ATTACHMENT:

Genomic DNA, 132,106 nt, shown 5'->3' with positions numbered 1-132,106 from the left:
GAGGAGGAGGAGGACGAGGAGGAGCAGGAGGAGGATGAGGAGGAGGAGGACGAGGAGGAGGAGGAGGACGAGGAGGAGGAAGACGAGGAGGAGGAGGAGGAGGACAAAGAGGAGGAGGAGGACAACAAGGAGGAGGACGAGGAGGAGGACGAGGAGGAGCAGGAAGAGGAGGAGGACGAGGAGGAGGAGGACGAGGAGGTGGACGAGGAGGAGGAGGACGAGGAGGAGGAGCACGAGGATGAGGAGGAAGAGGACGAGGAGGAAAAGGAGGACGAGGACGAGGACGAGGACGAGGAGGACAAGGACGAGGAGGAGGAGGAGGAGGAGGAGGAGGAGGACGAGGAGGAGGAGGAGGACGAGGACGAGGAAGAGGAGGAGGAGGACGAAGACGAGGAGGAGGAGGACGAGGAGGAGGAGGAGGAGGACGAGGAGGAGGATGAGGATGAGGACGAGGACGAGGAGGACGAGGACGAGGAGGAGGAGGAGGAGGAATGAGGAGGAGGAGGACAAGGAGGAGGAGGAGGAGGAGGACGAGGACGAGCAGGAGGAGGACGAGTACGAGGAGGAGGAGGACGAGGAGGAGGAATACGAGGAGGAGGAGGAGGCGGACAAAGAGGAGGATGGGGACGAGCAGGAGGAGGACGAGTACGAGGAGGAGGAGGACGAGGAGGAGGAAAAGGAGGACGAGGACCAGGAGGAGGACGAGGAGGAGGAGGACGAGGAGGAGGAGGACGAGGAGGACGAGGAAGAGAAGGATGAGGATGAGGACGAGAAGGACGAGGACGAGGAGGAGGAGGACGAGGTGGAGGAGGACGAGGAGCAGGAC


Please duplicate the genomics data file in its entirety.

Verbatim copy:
Genomic DNA, 132,106 nt, shown 5'->3' with positions numbered 1-132,106 from the left:
GAGGAGGAGGAGGACGAGGAGGAGCAGGAGGAGGATGAGGAGGAGGAGGACGAGGAGGAGGAGGAGGACGAGGAGGAGGAAGACGAGGAGGAGGAGGAGGAGGACAAAGAGGAGGAGGAGGACAACAAGGAGGAGGACGAGGAGGAGGACGAGGAGGAGCAGGAAGAGGAGGAGGACGAGGAGGAGGAGGACGAGGAGGTGGACGAGGAGGAGGAGGACGAGGAGGAGGAGCACGAGGATGAGGAGGAAGAGGACGAGGAGGAAAAGGAGGACGAGGACGAGGACGAGGACGAGGAGGACAAGGACGAGGAGGAGGAGGAGGAGGAGGAGGAGGAGGACGAGGAGGAGGAGGAGGACGAGGACGAGGAAGAGGAGGAGGAGGACGAAGACGAGGAGGAGGAGGACGAGGAGGAGGAGGAGGAGGACGAGGAGGAGGATGAGGATGAGGACGAGGACGAGGAGGACGAGGACGAGGAGGAGGAGGAGGAGGAATGAGGAGGAGGAGGACAAGGAGGAGGAGGAGGAGGAGGACGAGGACGAGCAGGAGGAGGACGAGTACGAGGAGGAGGAGGACGAGGAGGAGGAATACGAGGAGGAGGAGGAGGCGGACAAAGAGGAGGATGGGGACGAGCAGGAGGAGGACGAGTACGAGGAGGAGGAGGACGAGGAGGAGGAAAAGGAGGACGAGGACCAGGAGGAGGACGAGGAGGAGGAGGACGAGGAGGAGGAGGACGAGGAGGACGAGGAAGAGAAGGATGAGGATGAGGACGAGAAGGACGAGGACGAGGAGGAGGAGGACGAGGTGGAGGAGGACGAGGAGCAGGAC